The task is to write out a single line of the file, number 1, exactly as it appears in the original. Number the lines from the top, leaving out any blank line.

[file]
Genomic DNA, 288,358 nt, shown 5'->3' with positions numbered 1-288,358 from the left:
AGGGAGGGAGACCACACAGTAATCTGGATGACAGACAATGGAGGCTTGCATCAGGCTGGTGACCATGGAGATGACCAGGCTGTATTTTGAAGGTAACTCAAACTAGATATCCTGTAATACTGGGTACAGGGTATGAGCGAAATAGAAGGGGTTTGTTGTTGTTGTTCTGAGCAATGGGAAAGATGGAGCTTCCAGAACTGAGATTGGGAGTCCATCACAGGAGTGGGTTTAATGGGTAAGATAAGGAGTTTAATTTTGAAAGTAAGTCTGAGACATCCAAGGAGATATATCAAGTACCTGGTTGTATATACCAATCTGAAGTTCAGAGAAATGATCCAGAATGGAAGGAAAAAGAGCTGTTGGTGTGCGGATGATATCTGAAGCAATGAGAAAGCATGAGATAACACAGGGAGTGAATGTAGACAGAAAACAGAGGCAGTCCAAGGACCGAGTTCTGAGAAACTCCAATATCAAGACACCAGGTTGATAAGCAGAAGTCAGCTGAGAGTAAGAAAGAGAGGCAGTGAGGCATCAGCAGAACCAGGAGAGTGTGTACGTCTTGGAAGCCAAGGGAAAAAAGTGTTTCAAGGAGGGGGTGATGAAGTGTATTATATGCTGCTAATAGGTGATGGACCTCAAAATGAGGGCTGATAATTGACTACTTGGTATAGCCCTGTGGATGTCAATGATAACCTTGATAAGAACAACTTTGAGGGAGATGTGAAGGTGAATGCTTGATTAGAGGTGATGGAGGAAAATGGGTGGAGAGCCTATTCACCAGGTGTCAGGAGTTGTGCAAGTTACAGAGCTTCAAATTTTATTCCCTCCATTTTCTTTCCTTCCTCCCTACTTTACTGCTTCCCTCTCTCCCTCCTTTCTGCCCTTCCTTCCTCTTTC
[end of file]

Genomic DNA, 288,358 nt, shown 5'->3' with positions numbered 1-288,358 from the left: